“Is adaptive teaching the same thing as ‘reasonable adjustments’?”

I get asked this question often when working with teachers and leaders on developing adaptive teaching. It is no surprise, given they can often appear similar when applied to classroom practices that support pupils with learning needs. It is helpful for busy teachers to know some of the parallels, but also to be clear about some of the differences. 

What are reasonable adjustments? 

Reasonable adjustments’ are specific changes that are made to a child’s life at school so that they are not disadvantaged compared to their peers. It is commonly used to describe approaches taken for supporting children with SEND. More specifically, in British law, it is about the changes made to support a disabled child. 

The Department for Education describes reasonable adjustments as approaches that schools and teachers can take to do things differently to ensure we ultimately treat pupils equally. For example, reasonable adjustments can include: 

  • a pupil with a visual impairment sitting at the back of the class to accommodate their field of vision
  • a pupil struggling with severe dyslexia can be given a laptop to support their writing. 

There are an array of small, carefully chosen adjustments that can have a beneficial impact on pupils that can be classed as reasonable adjustments, but they could just as easily be classed as adaptive teachingapproaches in the repertoire of teaching supporting all pupils to learn with success. For instance, the British Dyslexia Association suggest reasonable adjustments for pupils that can include:

  • Repeat instructions/information and check for understanding of tasks
  • Break information down into smaller ‘chunks’
  • Encourage peer support to record homework tasks in the planner. 

For many teachers, these approaches would commonly be described under the umbrella adaptive teaching (or more specifically, ‘microadaptations’). Lots of people would, with good claim, describe them plainly as 'just good teaching'! It is clear that they don’t seem specialist or ‘different’ enough for what we typically consider to be reasonable adjustments. Though the differences start to get a little fuzzy, these subtle approaches can be of great value, so they are worthy of allocating time to define and deploy effectively.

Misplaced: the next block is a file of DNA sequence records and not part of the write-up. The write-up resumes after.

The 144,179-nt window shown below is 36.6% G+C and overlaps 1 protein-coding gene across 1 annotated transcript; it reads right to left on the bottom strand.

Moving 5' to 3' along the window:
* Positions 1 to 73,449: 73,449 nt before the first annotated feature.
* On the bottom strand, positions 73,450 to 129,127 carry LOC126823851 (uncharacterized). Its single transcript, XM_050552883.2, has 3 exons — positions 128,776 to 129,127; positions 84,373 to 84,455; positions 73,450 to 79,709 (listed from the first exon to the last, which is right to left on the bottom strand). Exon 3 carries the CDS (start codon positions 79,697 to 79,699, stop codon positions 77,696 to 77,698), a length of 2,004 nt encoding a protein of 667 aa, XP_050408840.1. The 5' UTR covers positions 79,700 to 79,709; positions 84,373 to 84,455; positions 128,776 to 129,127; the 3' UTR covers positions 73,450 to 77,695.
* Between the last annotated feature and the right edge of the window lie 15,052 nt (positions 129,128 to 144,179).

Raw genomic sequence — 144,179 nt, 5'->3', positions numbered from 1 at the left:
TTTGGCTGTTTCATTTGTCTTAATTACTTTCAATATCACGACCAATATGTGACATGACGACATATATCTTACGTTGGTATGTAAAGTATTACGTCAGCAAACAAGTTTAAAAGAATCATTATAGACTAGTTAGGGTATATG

Some differences between adaptive teaching and reasonable adjustments

The more typical reasonable adjustments we consider when we think about supporting pupils with dyslexia include extra time in exams, laptops for writing, or other tech supports for reading.

Many of these reasonable adjustments are crucially important. There is also, however, some myths and popular products that masquerade as necessary reasonable adjustments. For example, ‘dyslexie’ fonts were offered as a solution for struggling readers, but the research evidence didn’t back up the claims of its developers. Fidget spinners and other fads come and go. Clearly, teachers need support to separate the wheat from the chaff when it comes to tools labelled as reasonable adjustments (and it may just save a lot of expensive ‘special’ printing and spurious purchases too!). 

It is helpful for teachers to consider those approaches that are likely to benefit all pupils’ learning, whilst explicitly posing advantages for pupils with specific needs. It helps moving beyond the assumptions that can attend some labels. For pupils who have dyslexia, extra time in exams may be a desirable outcome, but teachers can also make a positive difference to pupils reading in timed conditions by focusing on reading fluency practices, such as choral and ‘echo reading’. Instead of specialist fonts for such pupils, teachers can instead focus on supporting pupils with dyslexia with reading and spelling strategies such as explicit vocabulary instruction and focusing on morphology to enhance spelling and reading

Teachers are too often short on time, so specialist knowledge of the latest additional tools can be lacking. Happily, however, some of the reasonable adjustments offered to pupils with SEND that also appear to be adaptive teaching approaches can prove of great value, but at a low cost (or more plainly, just great teaching). Both will matter and both can make a difference, so supporting teachers to consider both reasonable adjustments and adaptive teaching could prove a good use of time.